Thank you for your interest in learning more about hazardous and other industrial wastes in fertilizer. It has only been in recent years that the public has become aware of this method of disposal, and only then because of the persistence of a few Washington farmers, a small town mayor and the outstanding investigative skills of a Seattle Times’ reporter Duff Wilson. The resulting investigative series “Fear in the Fields: How Hazardous Waste Becomes Fertilizer” was a finalist for a Pulitzer Prize for public service reporting.
Duff Wilson's book "Fateful Harvest, the True Story of a Small Town, a Global Industry and a Toxic Secret" was published in 2001 just days before the attacks of September 11, 2001. Needless to say, the book was overshadowed by the tragic events of 9/11.
As you enter this site to learn more, keep in mind that our children bear a disproportionate burden of the consequences from toxins released into the environment. While we cannot claim this method of disposal is the cause of the rise in childhood health problems, it may be a contributing factor. The most recently released Food and Drug Administration’s Total Diet Study for the period 1991-96 would seem to support at least cause for concern, recording a 50% rise in dietary arsenic since 1986 for both toddlers (2 year olds) and adults age 60-65 and a doubling of dietary arsenic for toddlers between 1984 and 1996.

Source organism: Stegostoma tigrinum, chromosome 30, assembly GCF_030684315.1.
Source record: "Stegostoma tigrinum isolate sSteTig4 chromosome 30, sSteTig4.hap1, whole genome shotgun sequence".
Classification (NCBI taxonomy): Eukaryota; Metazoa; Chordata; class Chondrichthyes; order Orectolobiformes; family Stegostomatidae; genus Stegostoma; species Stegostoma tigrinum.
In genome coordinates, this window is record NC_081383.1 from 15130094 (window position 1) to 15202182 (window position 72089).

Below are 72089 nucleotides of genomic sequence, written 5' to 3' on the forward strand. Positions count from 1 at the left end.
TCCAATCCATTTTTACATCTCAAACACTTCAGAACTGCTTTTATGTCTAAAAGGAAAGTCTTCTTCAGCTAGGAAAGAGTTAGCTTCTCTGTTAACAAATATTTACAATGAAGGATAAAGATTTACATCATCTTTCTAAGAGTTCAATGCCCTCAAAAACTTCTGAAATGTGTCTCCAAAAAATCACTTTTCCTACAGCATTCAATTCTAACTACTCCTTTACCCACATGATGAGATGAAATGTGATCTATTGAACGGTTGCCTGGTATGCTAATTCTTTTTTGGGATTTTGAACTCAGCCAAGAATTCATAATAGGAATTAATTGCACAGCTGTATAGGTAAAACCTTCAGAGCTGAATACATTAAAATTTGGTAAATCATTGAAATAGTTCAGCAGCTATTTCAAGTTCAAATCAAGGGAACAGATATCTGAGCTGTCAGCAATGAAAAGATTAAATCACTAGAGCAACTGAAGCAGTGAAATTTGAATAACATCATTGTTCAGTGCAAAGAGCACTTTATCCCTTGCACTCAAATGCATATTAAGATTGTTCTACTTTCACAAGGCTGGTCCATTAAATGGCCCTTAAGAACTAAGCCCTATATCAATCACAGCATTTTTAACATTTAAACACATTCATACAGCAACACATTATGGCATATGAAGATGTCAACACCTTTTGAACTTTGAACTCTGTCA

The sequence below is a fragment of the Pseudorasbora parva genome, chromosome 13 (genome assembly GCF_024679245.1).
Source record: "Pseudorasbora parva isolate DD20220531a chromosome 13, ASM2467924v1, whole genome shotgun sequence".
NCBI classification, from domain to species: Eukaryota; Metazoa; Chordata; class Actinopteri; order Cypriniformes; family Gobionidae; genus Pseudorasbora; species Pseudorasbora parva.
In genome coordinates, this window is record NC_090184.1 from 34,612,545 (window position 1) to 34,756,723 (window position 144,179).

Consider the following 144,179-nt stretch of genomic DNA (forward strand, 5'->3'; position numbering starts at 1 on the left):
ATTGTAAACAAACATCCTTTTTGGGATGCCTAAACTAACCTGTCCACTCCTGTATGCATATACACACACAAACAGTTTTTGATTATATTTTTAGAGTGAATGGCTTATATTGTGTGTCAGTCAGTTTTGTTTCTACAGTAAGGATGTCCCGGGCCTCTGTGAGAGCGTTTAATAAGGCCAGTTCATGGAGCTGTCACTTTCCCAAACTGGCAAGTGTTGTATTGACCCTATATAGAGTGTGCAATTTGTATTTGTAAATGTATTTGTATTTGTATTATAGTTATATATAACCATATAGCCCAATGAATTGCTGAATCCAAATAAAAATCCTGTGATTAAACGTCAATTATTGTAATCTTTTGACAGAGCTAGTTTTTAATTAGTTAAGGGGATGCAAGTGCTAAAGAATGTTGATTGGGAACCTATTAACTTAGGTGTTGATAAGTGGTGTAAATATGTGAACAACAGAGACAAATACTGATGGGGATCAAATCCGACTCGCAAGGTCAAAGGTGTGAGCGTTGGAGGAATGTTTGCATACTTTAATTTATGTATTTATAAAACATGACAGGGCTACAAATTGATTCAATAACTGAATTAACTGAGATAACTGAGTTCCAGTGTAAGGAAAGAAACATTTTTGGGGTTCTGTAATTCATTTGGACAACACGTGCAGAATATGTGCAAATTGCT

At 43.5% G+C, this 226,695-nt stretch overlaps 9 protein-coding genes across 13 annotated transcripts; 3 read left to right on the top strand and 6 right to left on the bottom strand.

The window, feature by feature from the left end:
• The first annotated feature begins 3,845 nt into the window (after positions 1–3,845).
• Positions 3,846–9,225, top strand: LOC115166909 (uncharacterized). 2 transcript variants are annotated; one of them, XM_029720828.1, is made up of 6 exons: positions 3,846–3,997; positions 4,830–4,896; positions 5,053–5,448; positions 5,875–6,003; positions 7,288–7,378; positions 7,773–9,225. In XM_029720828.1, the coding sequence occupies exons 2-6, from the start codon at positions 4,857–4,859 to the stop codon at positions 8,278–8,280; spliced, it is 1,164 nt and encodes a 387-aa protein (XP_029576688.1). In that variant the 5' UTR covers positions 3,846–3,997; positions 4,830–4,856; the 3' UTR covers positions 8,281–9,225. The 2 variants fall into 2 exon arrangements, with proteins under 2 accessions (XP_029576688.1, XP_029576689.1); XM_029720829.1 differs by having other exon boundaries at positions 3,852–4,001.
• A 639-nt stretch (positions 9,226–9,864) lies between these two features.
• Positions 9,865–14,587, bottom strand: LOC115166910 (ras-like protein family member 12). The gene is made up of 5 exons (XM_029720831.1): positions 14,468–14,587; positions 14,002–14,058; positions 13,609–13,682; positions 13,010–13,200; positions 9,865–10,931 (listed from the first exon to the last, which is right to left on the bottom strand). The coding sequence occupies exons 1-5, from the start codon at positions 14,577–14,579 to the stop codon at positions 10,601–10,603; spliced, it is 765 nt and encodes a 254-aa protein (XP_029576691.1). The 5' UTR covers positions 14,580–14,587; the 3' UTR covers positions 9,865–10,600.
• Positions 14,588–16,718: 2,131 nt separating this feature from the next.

We are at a point in history, where the silent majority – those who care about the environment and children’s health – can no longer afford to remain silent. The consequences of environmental change are all around us, and like “canaries in the coal mine” our children are paying the price as sentinels. Statistics on childhood illnesses since 1980 are staggering. Asthma has increased 142%; cancer continues to rise at 1% per year; birth defects are rising; and 17% of all children under age 19 have some form of developmental disability. Even the EPA acknowledges the “probable cause” is “environmental toxins” and that most likely the damage is being done in-utero.
We have a unique opportunity to unite behind this issue that literally affects every one of us, and send a clear message to our elected officials that we want nothing less than a clean environment, and healthful food. I implore you to get involved and stay involved until this method of disposal has been banned and protective standards set.
Please join me in protecting our future by demanding safe food and fertilizer. The cure is prevention.
Patricia Anne Martin
Former Mayor, City of Quincy